The Art of the Working Vacation: Where to Find Short-Term Co-Working Spaces

Route 66 Remote Work

Ndevr has joined a number of other companies in allowing employees to take longer vacations if they are able to work some of the time while they are on the road. Just about every major population center now has a variety of co-working spaces, but finding one that offers short-term rentals by the day or the hour is a little trickier.

In this post we’d like to highlight some of the locations we’ve found to be best for such working vacations, and how to find a workspace on the go without having to hope the nearby Starbucks isn’t full up.

Using Shared Workspace Services In Major Cities

Major cities around the world, particularly centers of business, are well-served by a number of different apps and web-based marketplaces that connect working nomads with places to temporarily park that rent space by the hour or by the day. Some of the most prominent of these apps and sites are ShareDesk, DesksNearMe and WorkSnug.

For those specifically looking at a vacation in New York, London or Berlin, you can add Deskcamping to that list. If you’re going to Asia, Africa or Europe, also check out Share Your Office and Seats2Meet.

Cities With Good Public Universities

Generally speaking, city or county libraries are not a reliable choice for remote work unless you’ve been able to personally scout them beforehand. They frequently have issues with limited seating, limited power outlet availability, no WiFi for those who don’t hold library cards (which usually require an ID from that state to obtain), spotty and overloaded WiFi, and disruptions due to serving as a de facto daytime homeless shelter.

University libraries are a completely different story. If it’s a public school, generally the library will be open to the general public as well. These libraries are larger, offer more seating and outlets, and very often have WiFi for guests. They also usually have large “quiet areas” and are open for longer hours and more days of the week than city libraries are.

The only time they may be problematic to use is in the week or so prior to midterms and finals, when they tend to be jam-packed all day. Also keep in mind that though many are open 24 hours during the school semester, they nearly always have a cut-off time at night after which only students who have valid school IDs are allowed in.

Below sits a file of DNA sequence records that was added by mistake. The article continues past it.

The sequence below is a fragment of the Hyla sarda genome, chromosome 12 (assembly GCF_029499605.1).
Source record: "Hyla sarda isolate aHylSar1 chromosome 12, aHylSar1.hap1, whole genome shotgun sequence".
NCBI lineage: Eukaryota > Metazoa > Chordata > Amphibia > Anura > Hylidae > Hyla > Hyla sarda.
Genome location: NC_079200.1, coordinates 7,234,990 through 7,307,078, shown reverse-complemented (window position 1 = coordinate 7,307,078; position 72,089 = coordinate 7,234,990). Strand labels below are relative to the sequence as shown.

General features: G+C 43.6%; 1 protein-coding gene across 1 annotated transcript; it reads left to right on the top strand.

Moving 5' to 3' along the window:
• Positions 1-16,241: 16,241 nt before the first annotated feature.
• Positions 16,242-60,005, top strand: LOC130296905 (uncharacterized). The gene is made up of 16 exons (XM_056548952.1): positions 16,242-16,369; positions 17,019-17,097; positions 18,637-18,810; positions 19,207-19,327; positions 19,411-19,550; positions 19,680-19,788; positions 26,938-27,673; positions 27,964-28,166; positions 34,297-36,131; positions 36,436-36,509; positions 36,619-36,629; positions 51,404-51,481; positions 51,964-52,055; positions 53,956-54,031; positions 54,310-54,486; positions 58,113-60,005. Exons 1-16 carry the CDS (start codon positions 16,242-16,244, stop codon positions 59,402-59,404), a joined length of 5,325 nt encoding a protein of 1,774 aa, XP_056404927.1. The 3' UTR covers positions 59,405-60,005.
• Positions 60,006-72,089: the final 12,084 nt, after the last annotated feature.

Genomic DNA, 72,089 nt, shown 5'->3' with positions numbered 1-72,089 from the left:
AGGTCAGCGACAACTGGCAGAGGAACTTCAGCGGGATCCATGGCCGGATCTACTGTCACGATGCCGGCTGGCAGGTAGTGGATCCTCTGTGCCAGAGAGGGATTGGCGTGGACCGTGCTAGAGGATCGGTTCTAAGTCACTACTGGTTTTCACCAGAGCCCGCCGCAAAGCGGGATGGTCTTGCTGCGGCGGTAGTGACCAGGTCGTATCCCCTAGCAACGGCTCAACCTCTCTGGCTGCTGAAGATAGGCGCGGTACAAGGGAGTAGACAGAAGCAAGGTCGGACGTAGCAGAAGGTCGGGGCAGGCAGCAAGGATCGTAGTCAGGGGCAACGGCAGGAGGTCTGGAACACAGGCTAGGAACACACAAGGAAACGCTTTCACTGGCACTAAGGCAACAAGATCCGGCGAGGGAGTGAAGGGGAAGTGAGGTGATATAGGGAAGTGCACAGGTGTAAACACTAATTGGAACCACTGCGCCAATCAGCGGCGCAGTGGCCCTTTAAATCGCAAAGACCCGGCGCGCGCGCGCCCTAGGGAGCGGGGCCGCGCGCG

In addition to major universities and colleges, don’t overlook cities that have community or junior colleges — these campuses often have library facilities that are just as nice as the larger schools.

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Free Co-Working Spaces

Completely free spaces for workers are a bit more spotty to find, but they are out there.

New York and San Francisco are two of the best places to find them. For example, Wix hosts lounges in both cities usable by anyone who has a site with them, even their free sites. The only catch is you’ll need to apply in advance for a four-month membership at each location, but it is at no cost to you.

San Francisco also has several “hacker spaces” that are free to all comers and are first-come first-served. These are generally supported by either voluntary donations or a private sponsorship of some sort.

It is also possible to find co-working businesses that will let you use their space for a week or more if you volunteer a couple of hours working at their reception desk. In addition to SF and NY, some other cities that have arrangements like this include Oakland, Austin and Chicago.

Work At The Beach

With enough battery power, a WiFi hotspot and a good solar charger, you could potentially work from any sunny vacation area indefinitely. Just be sure to keep sand out of your devices!

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